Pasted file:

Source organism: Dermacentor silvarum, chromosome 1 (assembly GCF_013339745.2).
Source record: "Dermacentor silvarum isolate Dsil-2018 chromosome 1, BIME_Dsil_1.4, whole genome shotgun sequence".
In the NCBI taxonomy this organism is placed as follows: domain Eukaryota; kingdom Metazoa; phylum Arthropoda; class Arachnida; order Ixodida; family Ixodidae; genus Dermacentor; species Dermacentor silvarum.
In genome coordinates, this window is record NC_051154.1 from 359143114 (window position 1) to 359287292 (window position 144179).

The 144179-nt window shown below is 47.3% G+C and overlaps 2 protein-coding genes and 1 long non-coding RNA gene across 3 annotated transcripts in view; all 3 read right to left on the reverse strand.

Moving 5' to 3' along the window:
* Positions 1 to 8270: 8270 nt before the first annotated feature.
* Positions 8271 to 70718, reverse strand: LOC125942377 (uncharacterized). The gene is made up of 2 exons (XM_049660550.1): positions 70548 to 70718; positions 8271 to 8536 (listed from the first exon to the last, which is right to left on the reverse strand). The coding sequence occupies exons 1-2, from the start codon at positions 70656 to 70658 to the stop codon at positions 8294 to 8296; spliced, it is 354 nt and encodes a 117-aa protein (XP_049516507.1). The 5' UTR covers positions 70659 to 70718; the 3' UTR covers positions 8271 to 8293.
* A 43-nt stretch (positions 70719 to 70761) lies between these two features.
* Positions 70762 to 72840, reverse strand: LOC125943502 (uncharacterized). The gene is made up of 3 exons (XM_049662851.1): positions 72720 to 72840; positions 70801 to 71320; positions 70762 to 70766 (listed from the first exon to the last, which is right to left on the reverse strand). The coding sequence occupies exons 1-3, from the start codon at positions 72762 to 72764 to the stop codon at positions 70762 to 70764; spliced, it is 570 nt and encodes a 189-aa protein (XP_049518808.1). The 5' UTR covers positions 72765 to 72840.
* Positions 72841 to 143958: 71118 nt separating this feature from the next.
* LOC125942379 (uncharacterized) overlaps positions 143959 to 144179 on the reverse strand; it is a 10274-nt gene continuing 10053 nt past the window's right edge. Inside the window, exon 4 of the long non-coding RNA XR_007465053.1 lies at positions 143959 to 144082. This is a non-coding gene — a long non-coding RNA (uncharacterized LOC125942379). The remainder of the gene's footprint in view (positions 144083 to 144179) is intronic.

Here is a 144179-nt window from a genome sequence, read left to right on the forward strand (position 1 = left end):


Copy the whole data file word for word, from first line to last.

Source organism: Dermacentor silvarum, chromosome 1 (assembly GCF_013339745.2).
Source record: "Dermacentor silvarum isolate Dsil-2018 chromosome 1, BIME_Dsil_1.4, whole genome shotgun sequence".
In the NCBI taxonomy this organism is placed as follows: domain Eukaryota; kingdom Metazoa; phylum Arthropoda; class Arachnida; order Ixodida; family Ixodidae; genus Dermacentor; species Dermacentor silvarum.
In genome coordinates, this window is record NC_051154.1 from 359143114 (window position 1) to 359287292 (window position 144179).

The 144179-nt window shown below is 47.3% G+C and overlaps 2 protein-coding genes and 1 long non-coding RNA gene across 3 annotated transcripts in view; all 3 read right to left on the reverse strand.

Moving 5' to 3' along the window:
* Positions 1 to 8270: 8270 nt before the first annotated feature.
* Positions 8271 to 70718, reverse strand: LOC125942377 (uncharacterized). The gene is made up of 2 exons (XM_049660550.1): positions 70548 to 70718; positions 8271 to 8536 (listed from the first exon to the last, which is right to left on the reverse strand). The coding sequence occupies exons 1-2, from the start codon at positions 70656 to 70658 to the stop codon at positions 8294 to 8296; spliced, it is 354 nt and encodes a 117-aa protein (XP_049516507.1). The 5' UTR covers positions 70659 to 70718; the 3' UTR covers positions 8271 to 8293.
* A 43-nt stretch (positions 70719 to 70761) lies between these two features.
* Positions 70762 to 72840, reverse strand: LOC125943502 (uncharacterized). The gene is made up of 3 exons (XM_049662851.1): positions 72720 to 72840; positions 70801 to 71320; positions 70762 to 70766 (listed from the first exon to the last, which is right to left on the reverse strand). The coding sequence occupies exons 1-3, from the start codon at positions 72762 to 72764 to the stop codon at positions 70762 to 70764; spliced, it is 570 nt and encodes a 189-aa protein (XP_049518808.1). The 5' UTR covers positions 72765 to 72840.
* Positions 72841 to 143958: 71118 nt separating this feature from the next.
* LOC125942379 (uncharacterized) overlaps positions 143959 to 144179 on the reverse strand; it is a 10274-nt gene continuing 10053 nt past the window's right edge. Inside the window, exon 4 of the long non-coding RNA XR_007465053.1 lies at positions 143959 to 144082. This is a non-coding gene — a long non-coding RNA (uncharacterized LOC125942379). The remainder of the gene's footprint in view (positions 144083 to 144179) is intronic.

Here is a 144179-nt window from a genome sequence, read left to right on the forward strand (position 1 = left end):